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GPS Unit Maker Finds Its Way in Crowded Market

Garmin leads in sales of devices not built into dashboards, but bigger names are muscling in.

July 31, 2006|David Twiddy | The Associated Press

OLATHE, Kan. — After starting out by helping pilots get around, navigational device maker Garmin Ltd. is now more likely to aid a motorist in finding the quickest interstate or the nearest pizza parlor.

But as drivers have snapped up millions of the satellite-reading devices for their cars, the surge in interest has attracted new and bigger players into what had been a rather isolated market.

Now Garmin could need one of its GPS units just to keep from getting lost.

The global positioning system relies on 24 orbiting satellites maintained by the Defense Department for public use that allow users to triangulate their precise position.

At one time limited to pilots, boaters and the military, GPS units have become more commonplace as prices have come down and user-friendliness has gone up.

Research firm Strategy Analytics estimates that the number of GPS devices sold worldwide -- including personal navigation units and applications built into cellphones and hand-held computers -- will grow from 18 million last year to 88 million in 2010.

Garmin owns the U.S. title for personal navigation devices not built into dashboards, with more than 50% of the market.

Sony Corp. introduced its first GPS device this spring and Royal Philips Electronics, the biggest consumer electronics firm in Europe, has said it plans to get into the navigation game this year. After-market auto parts manufacturers like Pioneer Electronics Inc., Kenwood Corp. and JVC Americas Corp. have followed suit.

Executives at Garmin, which is based in the Cayman Islands but headquartered in suburban Kansas City, say that although they respect the financial and brand-name power these companies have, they aren't too worried about being swept aside.

"Are they really focused on the markets we're focused on, or are they just trying to get in on the game because it's a growth business?" said Kevin Rauckman, the company's chief financial officer. He added: "Actually what they do is they do bring credibility."

Garmin plans to defend its position by continuing to roll out scores of new products -- an expected 66 stand-alone models this year, compared with 55 last year, expanding the number and types of features.

"What we've done over time is try to make user interface and application and software as easy to use as possible," Rauckman said. "When the consumer sees what's available, they go, 'Oh, this is easy to use and something I can take advantage of in my daily life.' "

When it started selling GPS units in 1991, Garmin was known mostly in the aviation and marine industries. It later made inroads in the outdoor and fitness crowd, selling hand-held units that could keep mountain bikers from getting lost and help marathoners track their heart rate and calories burned.

That's what attracted Sean Staggs when he bought a Garmin Forerunner in February, figuring it would act as a training buddy as he jogged and biked around Kansas City.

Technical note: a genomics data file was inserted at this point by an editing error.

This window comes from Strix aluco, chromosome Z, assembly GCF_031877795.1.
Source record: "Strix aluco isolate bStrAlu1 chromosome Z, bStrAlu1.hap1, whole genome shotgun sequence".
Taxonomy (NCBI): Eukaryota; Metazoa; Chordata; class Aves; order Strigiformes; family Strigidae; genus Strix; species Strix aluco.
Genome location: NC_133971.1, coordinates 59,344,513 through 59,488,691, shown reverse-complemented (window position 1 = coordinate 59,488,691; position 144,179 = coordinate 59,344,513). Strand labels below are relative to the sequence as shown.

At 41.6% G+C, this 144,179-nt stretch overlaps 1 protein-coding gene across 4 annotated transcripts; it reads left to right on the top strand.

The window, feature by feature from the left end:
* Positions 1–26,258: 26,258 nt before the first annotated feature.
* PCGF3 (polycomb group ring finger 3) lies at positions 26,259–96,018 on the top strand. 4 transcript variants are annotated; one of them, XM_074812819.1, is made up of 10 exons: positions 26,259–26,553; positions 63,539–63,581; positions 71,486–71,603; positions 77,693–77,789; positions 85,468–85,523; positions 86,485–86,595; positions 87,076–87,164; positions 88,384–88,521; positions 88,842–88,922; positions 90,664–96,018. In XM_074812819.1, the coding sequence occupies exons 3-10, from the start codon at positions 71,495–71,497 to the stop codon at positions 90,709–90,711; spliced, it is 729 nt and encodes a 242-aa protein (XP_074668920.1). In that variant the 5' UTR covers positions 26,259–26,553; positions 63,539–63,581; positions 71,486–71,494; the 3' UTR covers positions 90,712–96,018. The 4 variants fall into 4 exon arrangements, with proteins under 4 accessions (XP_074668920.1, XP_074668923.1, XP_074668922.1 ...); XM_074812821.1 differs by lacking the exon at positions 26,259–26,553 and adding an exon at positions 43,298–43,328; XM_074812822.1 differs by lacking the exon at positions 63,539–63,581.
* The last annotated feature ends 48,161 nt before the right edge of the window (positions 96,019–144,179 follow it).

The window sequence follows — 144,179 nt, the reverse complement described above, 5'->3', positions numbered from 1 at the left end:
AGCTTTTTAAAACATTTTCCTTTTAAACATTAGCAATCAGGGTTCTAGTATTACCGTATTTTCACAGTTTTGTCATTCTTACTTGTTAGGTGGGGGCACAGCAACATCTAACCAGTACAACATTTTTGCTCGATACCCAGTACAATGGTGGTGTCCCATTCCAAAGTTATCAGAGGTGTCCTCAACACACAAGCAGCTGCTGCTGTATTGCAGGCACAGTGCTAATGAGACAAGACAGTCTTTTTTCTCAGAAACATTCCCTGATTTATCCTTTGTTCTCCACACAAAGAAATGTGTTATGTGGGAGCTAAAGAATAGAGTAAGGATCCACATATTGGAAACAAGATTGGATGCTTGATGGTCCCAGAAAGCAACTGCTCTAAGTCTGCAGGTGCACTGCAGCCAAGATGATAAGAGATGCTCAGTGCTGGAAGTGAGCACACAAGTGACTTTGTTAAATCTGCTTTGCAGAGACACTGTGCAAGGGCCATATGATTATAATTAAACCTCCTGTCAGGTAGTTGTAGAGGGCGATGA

Later, a friend pointed out that the device, which can track where a user has gone on a map and send the information to a computer, could help Staggs with the charity runs and bike rides he organizes for the National Multiple Sclerosis Society.

"That's been amazingly helpful," Staggs said, planning for a 150-mile ride between Kansas City and Sedalia, Mo. "I'm going to ride the route and when I'm done, the Garmin will have plotted the course and we can send that out to the participants."

But it's the driving segment that has really taken off for Garmin, pushing sales past $1 billion last year for the first time. Rauckman said all of the company's market segments will see double-digit revenue increases this year, but driving-related units now make up half of sales.

U.S. drivers have embraced the technology as devices have become more sophisticated with color screens, audio turn-by-turn directions and better user interfaces.

Newer units now include weather and traffic information and future models could provide ratings of nearby restaurants and hotels or offer satellite radio and MP3 players.

"There's increased room for innovation in the years ahead," said Ross Rubin, director of industry analysis at NPD Group. As an example, he expects systems to direct drivers by landmarks, not just street names.

It also helps that prices are falling. Rubin noted that the average GPS unit sold for more than $800 last year but is now down to $664. Amazon.com Inc. and Wal-Mart Stores Inc. are selling a stripped-down Garmin for $200. Sony entered the market with a more bare-bones unit that sells for about $440.

Garmin also teamed up last year with Sprint Nextel Corp. to provide subscribers turn-by-turn directions over their cellphones.

Looking ahead, Garmin officials say the next big challenge isn't new competitors but breaking more into the European market, where Garmin has a little more than 10% share.

"We have sold 15 million units over the life of the company," Rauckman said. "We haven't arrived. Garmin still has a lot more market growth opportunities in the future."

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